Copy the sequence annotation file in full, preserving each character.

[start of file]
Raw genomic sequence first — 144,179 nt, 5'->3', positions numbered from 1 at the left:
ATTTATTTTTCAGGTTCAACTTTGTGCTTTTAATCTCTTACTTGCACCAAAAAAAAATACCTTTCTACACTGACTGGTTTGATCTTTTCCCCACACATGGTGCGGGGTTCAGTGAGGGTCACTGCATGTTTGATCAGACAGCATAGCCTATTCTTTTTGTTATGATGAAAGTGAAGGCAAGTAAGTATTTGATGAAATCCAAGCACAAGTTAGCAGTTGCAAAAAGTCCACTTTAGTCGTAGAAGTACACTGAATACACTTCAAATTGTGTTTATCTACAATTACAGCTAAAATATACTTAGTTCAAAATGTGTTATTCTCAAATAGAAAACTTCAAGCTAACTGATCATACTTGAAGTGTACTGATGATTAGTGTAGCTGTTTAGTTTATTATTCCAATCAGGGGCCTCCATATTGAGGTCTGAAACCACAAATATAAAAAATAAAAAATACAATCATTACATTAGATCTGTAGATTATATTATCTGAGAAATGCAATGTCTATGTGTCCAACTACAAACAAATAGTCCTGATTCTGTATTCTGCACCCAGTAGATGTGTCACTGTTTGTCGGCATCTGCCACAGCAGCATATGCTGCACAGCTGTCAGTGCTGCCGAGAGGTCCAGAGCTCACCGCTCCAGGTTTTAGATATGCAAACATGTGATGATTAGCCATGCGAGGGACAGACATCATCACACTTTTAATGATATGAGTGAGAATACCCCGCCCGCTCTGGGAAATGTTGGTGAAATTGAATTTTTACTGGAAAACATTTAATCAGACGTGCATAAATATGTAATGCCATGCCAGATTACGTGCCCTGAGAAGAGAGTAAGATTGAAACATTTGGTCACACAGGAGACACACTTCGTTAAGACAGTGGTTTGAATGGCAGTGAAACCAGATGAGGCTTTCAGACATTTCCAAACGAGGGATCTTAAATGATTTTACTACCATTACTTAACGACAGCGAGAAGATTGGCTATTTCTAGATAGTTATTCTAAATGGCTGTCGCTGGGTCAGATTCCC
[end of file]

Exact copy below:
Raw genomic sequence first — 144,179 nt, 5'->3', positions numbered from 1 at the left:
ATTTATTTTTCAGGTTCAACTTTGTGCTTTTAATCTCTTACTTGCACCAAAAAAAAATACCTTTCTACACTGACTGGTTTGATCTTTTCCCCACACATGGTGCGGGGTTCAGTGAGGGTCACTGCATGTTTGATCAGACAGCATAGCCTATTCTTTTTGTTATGATGAAAGTGAAGGCAAGTAAGTATTTGATGAAATCCAAGCACAAGTTAGCAGTTGCAAAAAGTCCACTTTAGTCGTAGAAGTACACTGAATACACTTCAAATTGTGTTTATCTACAATTACAGCTAAAATATACTTAGTTCAAAATGTGTTATTCTCAAATAGAAAACTTCAAGCTAACTGATCATACTTGAAGTGTACTGATGATTAGTGTAGCTGTTTAGTTTATTATTCCAATCAGGGGCCTCCATATTGAGGTCTGAAACCACAAATATAAAAAATAAAAAATACAATCATTACATTAGATCTGTAGATTATATTATCTGAGAAATGCAATGTCTATGTGTCCAACTACAAACAAATAGTCCTGATTCTGTATTCTGCACCCAGTAGATGTGTCACTGTTTGTCGGCATCTGCCACAGCAGCATATGCTGCACAGCTGTCAGTGCTGCCGAGAGGTCCAGAGCTCACCGCTCCAGGTTTTAGATATGCAAACATGTGATGATTAGCCATGCGAGGGACAGACATCATCACACTTTTAATGATATGAGTGAGAATACCCCGCCCGCTCTGGGAAATGTTGGTGAAATTGAATTTTTACTGGAAAACATTTAATCAGACGTGCATAAATATGTAATGCCATGCCAGATTACGTGCCCTGAGAAGAGAGTAAGATTGAAACATTTGGTCACACAGGAGACACACTTCGTTAAGACAGTGGTTTGAATGGCAGTGAAACCAGATGAGGCTTTCAGACATTTCCAAACGAGGGATCTTAAATGATTTTACTACCATTACTTAACGACAGCGAGAAGATTGGCTATTTCTAGATAGTTATTCTAAATGGCTGTCGCTGGGTCAGATTCCC